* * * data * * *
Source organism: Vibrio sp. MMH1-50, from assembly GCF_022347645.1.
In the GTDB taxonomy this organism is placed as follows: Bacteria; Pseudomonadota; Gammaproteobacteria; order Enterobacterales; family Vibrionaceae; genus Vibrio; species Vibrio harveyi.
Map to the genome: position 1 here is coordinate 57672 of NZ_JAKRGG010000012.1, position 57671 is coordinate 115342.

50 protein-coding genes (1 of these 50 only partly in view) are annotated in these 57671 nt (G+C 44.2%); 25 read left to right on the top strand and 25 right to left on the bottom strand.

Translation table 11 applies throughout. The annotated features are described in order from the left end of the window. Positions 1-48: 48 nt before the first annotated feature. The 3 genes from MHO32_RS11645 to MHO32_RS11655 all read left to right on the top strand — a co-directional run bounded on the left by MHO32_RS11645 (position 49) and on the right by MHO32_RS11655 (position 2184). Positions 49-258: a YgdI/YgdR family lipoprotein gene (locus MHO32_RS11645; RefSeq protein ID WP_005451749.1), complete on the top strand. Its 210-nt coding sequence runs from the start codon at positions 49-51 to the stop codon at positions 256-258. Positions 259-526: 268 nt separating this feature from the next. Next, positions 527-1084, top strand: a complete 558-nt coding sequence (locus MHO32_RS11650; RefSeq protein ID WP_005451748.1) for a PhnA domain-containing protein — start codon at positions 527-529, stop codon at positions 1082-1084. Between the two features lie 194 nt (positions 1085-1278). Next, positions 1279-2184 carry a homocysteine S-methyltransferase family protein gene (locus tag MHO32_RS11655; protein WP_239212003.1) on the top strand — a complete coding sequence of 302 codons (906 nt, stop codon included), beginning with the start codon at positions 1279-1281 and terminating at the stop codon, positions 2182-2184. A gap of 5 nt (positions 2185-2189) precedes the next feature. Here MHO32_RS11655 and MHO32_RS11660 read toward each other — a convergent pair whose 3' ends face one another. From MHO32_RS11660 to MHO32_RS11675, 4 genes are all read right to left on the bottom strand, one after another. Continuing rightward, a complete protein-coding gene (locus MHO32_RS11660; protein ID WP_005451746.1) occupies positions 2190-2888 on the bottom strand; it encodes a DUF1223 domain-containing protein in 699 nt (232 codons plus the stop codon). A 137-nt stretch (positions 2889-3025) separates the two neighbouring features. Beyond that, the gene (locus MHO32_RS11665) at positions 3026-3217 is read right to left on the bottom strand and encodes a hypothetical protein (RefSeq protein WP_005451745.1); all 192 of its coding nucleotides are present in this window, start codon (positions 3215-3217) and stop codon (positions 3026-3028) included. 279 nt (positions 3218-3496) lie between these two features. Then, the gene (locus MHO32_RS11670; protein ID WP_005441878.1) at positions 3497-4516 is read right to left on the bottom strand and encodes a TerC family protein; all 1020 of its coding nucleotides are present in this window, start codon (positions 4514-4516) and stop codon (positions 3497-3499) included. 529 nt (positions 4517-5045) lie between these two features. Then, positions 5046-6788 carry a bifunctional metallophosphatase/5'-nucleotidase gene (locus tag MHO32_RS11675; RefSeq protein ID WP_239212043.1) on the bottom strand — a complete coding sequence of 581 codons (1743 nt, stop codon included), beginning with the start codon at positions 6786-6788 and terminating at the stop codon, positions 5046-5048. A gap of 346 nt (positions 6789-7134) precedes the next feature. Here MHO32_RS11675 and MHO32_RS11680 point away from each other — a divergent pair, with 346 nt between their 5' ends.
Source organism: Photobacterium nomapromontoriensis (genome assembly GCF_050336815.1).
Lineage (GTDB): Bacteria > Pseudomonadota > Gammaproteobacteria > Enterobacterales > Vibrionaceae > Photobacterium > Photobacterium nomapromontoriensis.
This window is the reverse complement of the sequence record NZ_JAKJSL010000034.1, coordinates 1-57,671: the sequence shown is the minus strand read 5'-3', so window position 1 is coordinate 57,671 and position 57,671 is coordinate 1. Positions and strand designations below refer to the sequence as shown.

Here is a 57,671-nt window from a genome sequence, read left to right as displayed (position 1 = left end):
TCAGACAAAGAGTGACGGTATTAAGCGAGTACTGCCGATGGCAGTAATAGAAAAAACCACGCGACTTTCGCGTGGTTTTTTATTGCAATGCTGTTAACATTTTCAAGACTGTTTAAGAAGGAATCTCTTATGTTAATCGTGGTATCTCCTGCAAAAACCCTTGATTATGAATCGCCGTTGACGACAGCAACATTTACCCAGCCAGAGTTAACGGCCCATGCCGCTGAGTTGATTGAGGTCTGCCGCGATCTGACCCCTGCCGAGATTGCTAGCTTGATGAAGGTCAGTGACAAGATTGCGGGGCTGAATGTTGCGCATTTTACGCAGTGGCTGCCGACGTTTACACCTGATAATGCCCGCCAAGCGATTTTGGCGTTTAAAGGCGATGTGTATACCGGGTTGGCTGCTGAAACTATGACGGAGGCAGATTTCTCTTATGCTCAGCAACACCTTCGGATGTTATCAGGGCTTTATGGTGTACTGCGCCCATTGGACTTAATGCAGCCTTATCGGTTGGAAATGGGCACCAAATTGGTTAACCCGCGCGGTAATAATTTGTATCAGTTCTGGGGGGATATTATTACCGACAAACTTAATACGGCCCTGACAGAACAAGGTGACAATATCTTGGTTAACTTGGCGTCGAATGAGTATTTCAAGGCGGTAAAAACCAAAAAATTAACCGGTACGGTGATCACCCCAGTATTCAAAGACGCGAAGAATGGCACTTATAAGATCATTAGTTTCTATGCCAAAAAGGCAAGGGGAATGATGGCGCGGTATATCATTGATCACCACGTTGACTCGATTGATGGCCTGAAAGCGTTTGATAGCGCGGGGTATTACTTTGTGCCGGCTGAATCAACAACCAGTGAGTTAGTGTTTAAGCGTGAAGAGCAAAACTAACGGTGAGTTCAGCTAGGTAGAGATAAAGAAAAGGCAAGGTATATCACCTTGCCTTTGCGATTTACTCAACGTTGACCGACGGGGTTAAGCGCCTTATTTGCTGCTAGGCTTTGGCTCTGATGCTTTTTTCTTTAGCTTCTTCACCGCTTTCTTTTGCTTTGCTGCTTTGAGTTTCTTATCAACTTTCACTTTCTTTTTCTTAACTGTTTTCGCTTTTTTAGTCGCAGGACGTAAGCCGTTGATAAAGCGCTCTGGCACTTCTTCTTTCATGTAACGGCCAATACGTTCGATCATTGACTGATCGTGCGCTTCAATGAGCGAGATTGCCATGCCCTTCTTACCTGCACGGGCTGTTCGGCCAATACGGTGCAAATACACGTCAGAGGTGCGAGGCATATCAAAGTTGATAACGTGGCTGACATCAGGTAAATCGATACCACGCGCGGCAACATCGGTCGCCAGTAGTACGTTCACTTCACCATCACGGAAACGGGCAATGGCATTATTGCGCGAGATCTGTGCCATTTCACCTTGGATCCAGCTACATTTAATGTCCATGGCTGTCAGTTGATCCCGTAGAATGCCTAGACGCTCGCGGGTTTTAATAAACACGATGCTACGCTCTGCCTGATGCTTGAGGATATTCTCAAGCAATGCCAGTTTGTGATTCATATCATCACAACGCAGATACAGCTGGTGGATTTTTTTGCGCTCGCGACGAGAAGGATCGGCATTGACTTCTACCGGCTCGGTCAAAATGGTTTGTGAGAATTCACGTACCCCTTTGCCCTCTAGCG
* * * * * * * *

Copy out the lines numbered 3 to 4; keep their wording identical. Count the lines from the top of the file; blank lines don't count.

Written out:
Map to the genome: position 1 here is coordinate 57672 of NZ_JAKRGG010000012.1, position 57671 is coordinate 115342.

50 protein-coding genes (1 of these 50 only partly in view) are annotated in these 57671 nt (G+C 44.2%); 25 read left to right on the top strand and 25 right to left on the bottom strand.